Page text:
In the end, when all of this business is finally and mercifully resolved, one can only breathe a sigh of relief and feel a profound sense of regret for what might have been. I understand that a cardinal rule of reviewing is that you are supposed to review the book that the author wrote and not the one you wish she might have written. But as someone who loved the early books in this series, I've long been saddened by the course the series took or, more accurately, did not take.

I understand that Sue Grafton had millions of fans who love the character and the series exactly as they are, and I suppose that one should never argue with success. But I truly regret the fact that Grafton decided to leave Kinsey Millhone stranded in the 1980s, never to age or evolve or to confront the challenges of the years that followed. Frankly, after fifteen or sixteen books I got tired of reading about Henry, Kinsey's ninety-year-old landlord, about Rosie the Hungarian bar owner and about all the rest of these characters who, like Kinsey, never changed at all.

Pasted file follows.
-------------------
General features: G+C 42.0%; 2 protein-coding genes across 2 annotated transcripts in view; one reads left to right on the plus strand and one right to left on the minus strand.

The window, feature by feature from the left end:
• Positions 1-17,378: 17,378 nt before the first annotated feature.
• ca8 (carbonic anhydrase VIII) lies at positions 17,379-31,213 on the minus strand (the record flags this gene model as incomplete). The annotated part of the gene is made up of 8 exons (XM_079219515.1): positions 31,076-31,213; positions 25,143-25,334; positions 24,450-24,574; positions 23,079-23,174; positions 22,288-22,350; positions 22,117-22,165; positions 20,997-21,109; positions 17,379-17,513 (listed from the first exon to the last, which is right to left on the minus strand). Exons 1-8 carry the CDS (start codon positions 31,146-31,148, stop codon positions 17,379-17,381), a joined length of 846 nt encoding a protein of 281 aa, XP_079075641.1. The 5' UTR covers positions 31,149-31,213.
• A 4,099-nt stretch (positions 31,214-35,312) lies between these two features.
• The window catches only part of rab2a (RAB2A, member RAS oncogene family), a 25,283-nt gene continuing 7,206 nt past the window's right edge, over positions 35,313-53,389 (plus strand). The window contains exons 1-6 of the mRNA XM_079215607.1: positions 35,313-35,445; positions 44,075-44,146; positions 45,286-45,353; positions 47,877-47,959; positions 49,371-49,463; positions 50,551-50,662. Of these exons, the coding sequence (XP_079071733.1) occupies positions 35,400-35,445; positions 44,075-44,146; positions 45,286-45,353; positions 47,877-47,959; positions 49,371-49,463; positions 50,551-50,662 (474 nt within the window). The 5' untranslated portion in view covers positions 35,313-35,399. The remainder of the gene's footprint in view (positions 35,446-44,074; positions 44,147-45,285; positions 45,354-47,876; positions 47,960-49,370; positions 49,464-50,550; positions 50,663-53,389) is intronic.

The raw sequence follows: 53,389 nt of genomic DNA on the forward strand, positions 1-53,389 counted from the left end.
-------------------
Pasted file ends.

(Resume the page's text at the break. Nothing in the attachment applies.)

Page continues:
By comparison, I can't help but think of two of Kinsey's contemporaries, Lucas Davenport who first appeared in 1989, and Harry Bosch, who first appeared in 1992. Both of those series now exceed the number of books in the Kinsey Millhone series, and over the years those two characters have evolved and changed with the times, meeting the challenges of the changing years. They've become infinitely richer, as have the worlds and the casts of characters around them, and to my mind at least, it's a shame that Kinsey Millhone didn't have that same opportunity. At least in the early years, Sue Grafton was just as good a writer as either John Sandford or Michael Connelly, and I would love to see what she might have done with the character had she made different choices.

As a reader who's stayed with this series through thick and thin and from "A" to "Y", I'm sorry to see it end, especially on this note. I only had the opportunity to meet Sue Grafton a couple of times, but she was a very nice woman with a fabulous sense of humor, and I very much wish she would have had the chance to formally end this series on her own terms. Three stars for Y Is for Yesterday, and four sentimental stars for a long-running series and for what might have been.

No comments:

Post a Comment